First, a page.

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VMware ships Site Recovery Manager disaster recovery software

VMware's DR management software is not meant to replace traditional disaster recovery approaches; the company is targeting organizations running large numbers of virtual machines that are not mission-critical.

VMware Inc. will begin taking orders this week for its disaster recovery (DR) management software for virtual machines, called Site Recovery Manager, and start shipping the disaster recovery software in 30 days.

Since previewing the Site Recovery Manager last fall at VMWorld, VMware has been working with storage vendors to create software integration modules called storage replication adapters. These storage replication adapters allow VMware's VirtualCenter management console to handle the failover and recovery of virtual machines via array-based replication.

The integration will also allow VMware's VirtualCenter to execute commands against storage arrays at primary and secondary sites during recoveries and enable VirtualCenter-generated metadata about virtual machines to be replicated, along with system and application data.

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EMC, Dell/EqualLogic, LeftHand Networks, NetApp and FalconStor will support VMware Site Recovery Manager when it becomes generally available in June. Vendors that will be adding support for the product later include Hitachi Data Systems, Hewlett-Packard, IBM and 3PARdata. SunGard recently announced support for Site Recovery Manager, and plans to add cloud-based secondary data center offerings for small shops.

VMware does not support host-based replication yet. "We have had customer inquiries about supporting server-based replication," said Jon Bock, VMware senior manager of product marketing. "But we're going to be thinking about the size of most host-based replication environments. With a large number of virtual machines, it might not really work."

VMware's target audience for Site Recovery Manager is organizations running large numbers of non-mission-critical virtual machines, Bock said. "This is for users with large amounts of virtual machines they want to protect as a group," he said. "For critical servers, geoclustering and other high-availability partner products make more sense."

Site Recovery Manager is a separate download, but users also need VMware's VirtualCenter to provide an interface to the software. Software integration modules must be downloaded separately from storage vendors. Once installed on a server, organizations can enter policies and an order of operations for their disaster recovery plans. If there's a site failure, administrators can log onto VirtualCenter and hit a button that says Run to have the recovery process carried out automatically.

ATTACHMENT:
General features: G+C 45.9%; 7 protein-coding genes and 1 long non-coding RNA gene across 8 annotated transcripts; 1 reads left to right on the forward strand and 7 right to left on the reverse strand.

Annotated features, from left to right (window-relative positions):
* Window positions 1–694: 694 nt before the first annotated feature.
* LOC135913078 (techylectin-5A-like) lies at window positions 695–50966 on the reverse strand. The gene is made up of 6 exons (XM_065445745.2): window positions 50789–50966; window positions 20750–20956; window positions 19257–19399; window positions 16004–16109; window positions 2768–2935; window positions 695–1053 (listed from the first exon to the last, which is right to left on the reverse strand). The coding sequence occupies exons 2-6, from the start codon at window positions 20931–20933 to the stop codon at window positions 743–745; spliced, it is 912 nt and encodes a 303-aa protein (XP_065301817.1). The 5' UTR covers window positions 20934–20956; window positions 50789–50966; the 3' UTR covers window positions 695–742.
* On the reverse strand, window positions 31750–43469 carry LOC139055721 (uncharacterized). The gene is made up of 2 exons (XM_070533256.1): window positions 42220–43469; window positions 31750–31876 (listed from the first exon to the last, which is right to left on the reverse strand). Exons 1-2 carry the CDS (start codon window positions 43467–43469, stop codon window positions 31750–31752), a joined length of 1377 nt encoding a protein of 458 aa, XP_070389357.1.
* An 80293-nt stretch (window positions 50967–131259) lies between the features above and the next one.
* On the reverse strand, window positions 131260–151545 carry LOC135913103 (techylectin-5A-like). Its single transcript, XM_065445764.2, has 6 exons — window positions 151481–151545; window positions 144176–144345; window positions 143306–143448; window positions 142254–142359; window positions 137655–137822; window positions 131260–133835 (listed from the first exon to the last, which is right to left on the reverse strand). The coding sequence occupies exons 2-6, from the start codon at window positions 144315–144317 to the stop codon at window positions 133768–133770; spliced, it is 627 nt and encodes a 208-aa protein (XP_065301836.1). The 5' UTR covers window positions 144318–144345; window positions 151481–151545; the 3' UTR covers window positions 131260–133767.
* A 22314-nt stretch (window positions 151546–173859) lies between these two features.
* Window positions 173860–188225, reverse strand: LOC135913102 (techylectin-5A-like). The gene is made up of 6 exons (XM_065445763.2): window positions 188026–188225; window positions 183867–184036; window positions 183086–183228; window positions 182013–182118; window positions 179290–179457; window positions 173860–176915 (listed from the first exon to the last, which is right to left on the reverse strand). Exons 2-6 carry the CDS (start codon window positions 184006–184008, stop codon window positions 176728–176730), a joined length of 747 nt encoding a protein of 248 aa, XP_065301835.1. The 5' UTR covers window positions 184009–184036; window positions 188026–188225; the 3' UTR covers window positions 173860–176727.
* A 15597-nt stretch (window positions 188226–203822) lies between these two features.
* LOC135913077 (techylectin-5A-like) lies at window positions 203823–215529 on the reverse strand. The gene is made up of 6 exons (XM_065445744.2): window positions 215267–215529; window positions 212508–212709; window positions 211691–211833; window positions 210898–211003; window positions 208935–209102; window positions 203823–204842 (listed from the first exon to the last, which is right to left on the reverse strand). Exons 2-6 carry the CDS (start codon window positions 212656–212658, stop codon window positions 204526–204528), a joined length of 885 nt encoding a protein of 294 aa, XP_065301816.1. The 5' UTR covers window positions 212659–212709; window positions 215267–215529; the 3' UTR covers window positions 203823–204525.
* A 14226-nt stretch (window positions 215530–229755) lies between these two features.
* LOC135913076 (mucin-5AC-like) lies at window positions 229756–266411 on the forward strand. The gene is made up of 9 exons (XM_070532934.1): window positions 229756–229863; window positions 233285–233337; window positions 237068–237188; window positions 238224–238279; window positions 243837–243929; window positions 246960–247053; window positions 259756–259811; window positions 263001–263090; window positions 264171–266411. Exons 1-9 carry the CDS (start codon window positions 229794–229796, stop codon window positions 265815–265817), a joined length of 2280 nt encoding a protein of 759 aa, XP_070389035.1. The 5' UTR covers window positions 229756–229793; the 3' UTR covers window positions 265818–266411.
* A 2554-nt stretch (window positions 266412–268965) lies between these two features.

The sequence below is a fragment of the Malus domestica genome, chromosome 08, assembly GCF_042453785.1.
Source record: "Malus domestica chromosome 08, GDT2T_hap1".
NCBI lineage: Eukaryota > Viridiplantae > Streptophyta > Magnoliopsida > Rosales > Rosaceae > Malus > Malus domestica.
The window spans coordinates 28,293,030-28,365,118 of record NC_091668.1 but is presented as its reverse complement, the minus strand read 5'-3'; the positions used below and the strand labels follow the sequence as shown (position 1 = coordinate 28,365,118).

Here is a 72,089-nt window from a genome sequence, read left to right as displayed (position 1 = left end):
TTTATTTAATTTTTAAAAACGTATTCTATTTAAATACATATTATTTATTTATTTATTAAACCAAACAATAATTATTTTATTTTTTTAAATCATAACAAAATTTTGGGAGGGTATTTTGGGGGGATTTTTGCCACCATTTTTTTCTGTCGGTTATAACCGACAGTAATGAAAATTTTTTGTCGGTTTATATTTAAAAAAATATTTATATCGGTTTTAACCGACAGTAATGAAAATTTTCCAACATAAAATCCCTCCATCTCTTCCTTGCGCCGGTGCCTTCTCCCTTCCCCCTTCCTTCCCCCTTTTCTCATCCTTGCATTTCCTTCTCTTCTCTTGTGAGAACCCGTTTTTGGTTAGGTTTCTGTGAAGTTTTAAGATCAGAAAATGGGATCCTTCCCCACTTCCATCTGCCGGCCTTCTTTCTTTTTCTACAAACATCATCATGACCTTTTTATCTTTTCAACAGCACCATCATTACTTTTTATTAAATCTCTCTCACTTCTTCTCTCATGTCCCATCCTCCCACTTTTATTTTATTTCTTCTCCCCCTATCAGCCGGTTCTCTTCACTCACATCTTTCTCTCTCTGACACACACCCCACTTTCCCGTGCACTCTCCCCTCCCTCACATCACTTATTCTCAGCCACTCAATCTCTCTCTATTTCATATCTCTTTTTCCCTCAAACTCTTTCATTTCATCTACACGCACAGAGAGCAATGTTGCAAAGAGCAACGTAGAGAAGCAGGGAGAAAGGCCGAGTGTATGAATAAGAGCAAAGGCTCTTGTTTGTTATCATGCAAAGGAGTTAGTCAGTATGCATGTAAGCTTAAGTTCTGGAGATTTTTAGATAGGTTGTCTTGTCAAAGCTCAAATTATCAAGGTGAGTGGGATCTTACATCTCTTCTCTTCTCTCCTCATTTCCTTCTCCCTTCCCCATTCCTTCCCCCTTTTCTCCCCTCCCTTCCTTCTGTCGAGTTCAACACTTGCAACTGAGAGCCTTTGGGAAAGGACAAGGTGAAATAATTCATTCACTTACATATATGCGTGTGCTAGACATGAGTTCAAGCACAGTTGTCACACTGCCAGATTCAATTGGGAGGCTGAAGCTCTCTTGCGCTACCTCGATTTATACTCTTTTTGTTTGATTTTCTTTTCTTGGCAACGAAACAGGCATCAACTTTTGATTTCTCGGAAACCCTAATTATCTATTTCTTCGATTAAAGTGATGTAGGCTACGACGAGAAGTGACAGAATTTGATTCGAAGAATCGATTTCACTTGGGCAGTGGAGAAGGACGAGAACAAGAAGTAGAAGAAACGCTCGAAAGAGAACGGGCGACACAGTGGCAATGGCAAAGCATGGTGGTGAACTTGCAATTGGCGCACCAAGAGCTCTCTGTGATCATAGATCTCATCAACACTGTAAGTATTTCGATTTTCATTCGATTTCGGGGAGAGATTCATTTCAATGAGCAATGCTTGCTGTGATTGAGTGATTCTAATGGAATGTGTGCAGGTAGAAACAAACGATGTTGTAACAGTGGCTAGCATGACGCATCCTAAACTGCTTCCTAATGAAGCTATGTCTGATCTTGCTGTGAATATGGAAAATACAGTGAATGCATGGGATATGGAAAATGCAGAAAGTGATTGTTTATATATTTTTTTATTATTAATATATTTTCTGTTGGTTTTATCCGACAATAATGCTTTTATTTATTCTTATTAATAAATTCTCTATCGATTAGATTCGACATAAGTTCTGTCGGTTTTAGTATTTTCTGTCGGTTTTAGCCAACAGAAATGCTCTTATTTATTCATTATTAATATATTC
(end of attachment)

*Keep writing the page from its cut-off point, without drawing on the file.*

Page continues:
Site Recovery Manager will require users to log on for disaster recovery plans to execute, Bock said. "If we're talking about the failure of one mission-critical server, it does make sense for users not to want it to wait to failover, but we're focused on cases of a whole-site failure where there may be specific processes for declaring a disaster and getting approval to proceed with recovery plans," he said. Customers can also use Site Recovery Manager to create an isolated network and use snapshot data to do a "what if" workup of disaster recovery plans or to conduct a live test that doesn't impact production systems.

Bock said VMware will next look at expanding the set-of-use cases for the product, including the possibilities of adding automation and features specifically for branch office failover to a central data center.

As VMware looks to expand beyond the hypervisor and broaden server virtualization's appeal beyond the estimated 60% of the market that has it installed, there is speculation about VMware's intentions when it comes to its storage partners. VMware could conceivably come out with its own host-based replication product and crush the storage players' stake in that space.

But Enterprise Strategy Group analyst Mark Bowker said that's unlikely. "So could Microsoft, couldn't they?" he said. "Users were already basically doing this with scripts – and you still can. VMware has identified an opportunity and stepped in to develop a framework so customers don't have to go through a long and tedious process."

Still, there seems to be confusion among users as to which data protection features will fit where in their environments. "I'd like to find out more about how this plays with NetApp's Data Protection Manager," said Tom Becchetti, systems engineer for a medical manufacturing company. Becchetti said he's been evaluating the NetApp software for similar replication and data protection automation.

Editor's tip: For more on Site Recovery Manager, check out our tutorial on VMware Site Recovery Manager disaster recovery best practices.

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